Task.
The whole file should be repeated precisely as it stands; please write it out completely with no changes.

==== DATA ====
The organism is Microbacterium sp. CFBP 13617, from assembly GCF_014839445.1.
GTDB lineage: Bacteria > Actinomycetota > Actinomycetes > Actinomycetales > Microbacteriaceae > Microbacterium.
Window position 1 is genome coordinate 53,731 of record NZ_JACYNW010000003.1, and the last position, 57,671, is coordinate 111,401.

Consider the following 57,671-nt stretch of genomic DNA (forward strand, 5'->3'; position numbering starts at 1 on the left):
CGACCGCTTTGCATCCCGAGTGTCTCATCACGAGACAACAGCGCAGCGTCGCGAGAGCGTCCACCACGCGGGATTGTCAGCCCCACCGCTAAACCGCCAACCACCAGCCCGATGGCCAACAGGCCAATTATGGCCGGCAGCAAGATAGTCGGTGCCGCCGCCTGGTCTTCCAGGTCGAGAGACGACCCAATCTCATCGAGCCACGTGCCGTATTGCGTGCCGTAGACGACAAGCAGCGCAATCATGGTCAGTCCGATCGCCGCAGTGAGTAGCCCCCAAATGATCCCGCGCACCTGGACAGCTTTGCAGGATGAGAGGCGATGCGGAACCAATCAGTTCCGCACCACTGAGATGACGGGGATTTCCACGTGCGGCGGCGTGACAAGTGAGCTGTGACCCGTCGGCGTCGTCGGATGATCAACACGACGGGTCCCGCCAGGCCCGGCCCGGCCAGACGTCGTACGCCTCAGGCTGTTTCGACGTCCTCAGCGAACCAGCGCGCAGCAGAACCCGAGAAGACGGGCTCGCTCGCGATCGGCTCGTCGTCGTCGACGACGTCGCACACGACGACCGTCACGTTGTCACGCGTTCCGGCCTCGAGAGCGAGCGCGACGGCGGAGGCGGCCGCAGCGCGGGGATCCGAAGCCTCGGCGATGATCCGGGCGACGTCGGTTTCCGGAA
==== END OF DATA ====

The organism is Microbacterium sp. CFBP 13617, from assembly GCF_014839445.1.
GTDB lineage: Bacteria > Actinomycetota > Actinomycetes > Actinomycetales > Microbacteriaceae > Microbacterium.
Window position 1 is genome coordinate 53,731 of record NZ_JACYNW010000003.1, and the last position, 57,671, is coordinate 111,401.

Consider the following 57,671-nt stretch of genomic DNA (forward strand, 5'->3'; position numbering starts at 1 on the left):
CGACCGCTTTGCATCCCGAGTGTCTCATCACGAGACAACAGCGCAGCGTCGCGAGAGCGTCCACCACGCGGGATTGTCAGCCCCACCGCTAAACCGCCAACCACCAGCCCGATGGCCAACAGGCCAATTATGGCCGGCAGCAAGATAGTCGGTGCCGCCGCCTGGTCTTCCAGGTCGAGAGACGACCCAATCTCATCGAGCCACGTGCCGTATTGCGTGCCGTAGACGACAAGCAGCGCAATCATGGTCAGTCCGATCGCCGCAGTGAGTAGCCCCCAAATGATCCCGCGCACCTGGACAGCTTTGCAGGATGAGAGGCGATGCGGAACCAATCAGTTCCGCACCACTGAGATGACGGGGATTTCCACGTGCGGCGGCGTGACAAGTGAGCTGTGACCCGTCGGCGTCGTCGGATGATCAACACGACGGGTCCCGCCAGGCCCGGCCCGGCCAGACGTCGTACGCCTCAGGCTGTTTCGACGTCCTCAGCGAACCAGCGCGCAGCAGAACCCGAGAAGACGGGCTCGCTCGCGATCGGCTCGTCGTCGTCGACGACGTCGCACACGACGACCGTCACGTTGTCACGCGTTCCGGCCTCGAGAGCGAGCGCGACGGCGGAGGCGGCCGCAGCGCGGGGATCCGAAGCCTCGGCGATGATCCGGGCGACGTCGGTTTCCGGAA